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4 Ways Marketers Can Use Facebook Hashtags


Have you started using Facebook hashtags for your business?

Are you wondering how to best use a Facebook hashtag?

In this article, I’ll reveal four important benefits of using hashtags on Facebook.

I’ll also explore important considerations when putting together your hashtag strategy.

Why Facebook Hashtags?

As you’ve undoubtedly seen, hashtags are now clickable and useable on Facebook.

Using a hashtag # (or pound symbol) in front of a word or phrase turns the word into a clickable link.

When you click on the link, you’ll see a feed of public posts (or posts that are visible to you due to a friend relationship on Facebook) that include that hashtag.

Here’s how you can use Facebook hashtags:

#1: Expand Your Reach

As hashtags gain momentum on Facebook (they’ve been in use on other platforms such as Twitter, Instagram, Pinterest and Google+), they’ll help you expand your reach to people who are looking at posts in your topic.

Hashtags have been a great way to help people interested in niche topics find each other and find the conversation.

The #WalkingDead hashtag connects people interested in this show.


By including a hashtag in your post, you can possibly get in front of people who may not have seen your post otherwise.  But you’ll have to monitor this in yourFacebook Insights.  Make sure you watch your Reach and Engagement Numbersto see if your hashtags are making a difference in your posts.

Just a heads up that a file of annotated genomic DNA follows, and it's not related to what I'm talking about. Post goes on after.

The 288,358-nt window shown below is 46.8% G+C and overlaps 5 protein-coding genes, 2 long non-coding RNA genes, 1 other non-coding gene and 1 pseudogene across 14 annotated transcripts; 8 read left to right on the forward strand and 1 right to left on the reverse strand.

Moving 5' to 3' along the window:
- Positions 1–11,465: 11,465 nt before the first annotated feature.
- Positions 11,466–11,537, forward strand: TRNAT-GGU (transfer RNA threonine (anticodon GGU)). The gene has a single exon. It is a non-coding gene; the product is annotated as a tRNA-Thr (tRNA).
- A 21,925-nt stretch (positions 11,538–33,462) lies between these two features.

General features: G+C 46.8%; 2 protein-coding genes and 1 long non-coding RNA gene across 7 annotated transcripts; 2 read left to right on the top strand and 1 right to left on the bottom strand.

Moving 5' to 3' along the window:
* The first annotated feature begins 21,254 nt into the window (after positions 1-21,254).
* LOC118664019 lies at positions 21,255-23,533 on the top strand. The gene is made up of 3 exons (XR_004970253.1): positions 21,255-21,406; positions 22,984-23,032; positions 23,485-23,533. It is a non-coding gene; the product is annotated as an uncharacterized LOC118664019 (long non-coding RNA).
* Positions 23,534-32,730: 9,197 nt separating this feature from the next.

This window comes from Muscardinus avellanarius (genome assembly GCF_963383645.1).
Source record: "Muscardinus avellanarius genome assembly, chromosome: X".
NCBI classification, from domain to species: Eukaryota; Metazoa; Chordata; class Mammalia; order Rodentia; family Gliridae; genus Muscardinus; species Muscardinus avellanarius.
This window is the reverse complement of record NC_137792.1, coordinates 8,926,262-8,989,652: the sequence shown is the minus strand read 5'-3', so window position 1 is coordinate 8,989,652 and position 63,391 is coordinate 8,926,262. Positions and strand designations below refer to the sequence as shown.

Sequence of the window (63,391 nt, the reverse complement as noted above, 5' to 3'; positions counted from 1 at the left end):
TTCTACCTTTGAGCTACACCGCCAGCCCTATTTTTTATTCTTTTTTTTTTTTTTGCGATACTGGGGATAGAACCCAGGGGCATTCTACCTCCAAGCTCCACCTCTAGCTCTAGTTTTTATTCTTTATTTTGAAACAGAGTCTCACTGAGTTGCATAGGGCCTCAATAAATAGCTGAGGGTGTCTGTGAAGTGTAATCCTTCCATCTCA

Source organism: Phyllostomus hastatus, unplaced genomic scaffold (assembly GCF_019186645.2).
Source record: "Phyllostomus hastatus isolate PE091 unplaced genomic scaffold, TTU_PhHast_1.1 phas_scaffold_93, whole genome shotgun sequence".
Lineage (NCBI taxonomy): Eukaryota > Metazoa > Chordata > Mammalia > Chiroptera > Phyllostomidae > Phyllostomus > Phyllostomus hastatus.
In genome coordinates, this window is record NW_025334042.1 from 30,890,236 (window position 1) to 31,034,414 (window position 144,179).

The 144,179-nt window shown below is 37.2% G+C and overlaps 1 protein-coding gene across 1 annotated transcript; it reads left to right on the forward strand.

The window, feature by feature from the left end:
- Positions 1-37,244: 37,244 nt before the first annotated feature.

reach columnClick the Reach column in your Facebook insights to see which posts are getting the highest reach.

#2: Amplify Your Brand

Branding your Facebook Page with your own special hashtag can help an idea or new product catch on.  By branding all your posts about a new product, you can break this information out into a separate stream of information and give people an easy way to share information about that product or idea.

Think carefully about what types of things others would also be interested in sharing.  If the posts are too promotional and not valuable, you may have a hard time getting people to share them with their friends.

home depot hashtag

Home Depot uses #HDHacks to share fun ideas with their audience.

#3: Cross Social Platforms

If you’ve already been using hashtags in your Twitter, Google+, Instagram, LinkedIn or Pinterest posts, it’s now more natural to use hashtags in Facebook.  You can save some time by being able to post the same content across several platforms.

While I don’t recommend doing this for every post in Facebook (some people are annoyed by the hashtags entering into the Facebook realm) it does work to your benefit to occasionally cross platforms with a single post.  Plus many people have already been doing this with their own posts from Twitter and now the hashtags are more searchable in Facebook.

starbucks hashtag

The Starbucks #treatreceipt hashtag has been in use on Twitter in the past and is now searchable on Facebook too.

#4: Promote Specials and Events

You can use a special hashtag in your posts to promote something special.  For example, this can work really well for a #contest.

jasons deli

Use a specially branded hashtag to help promote a contest across several platforms.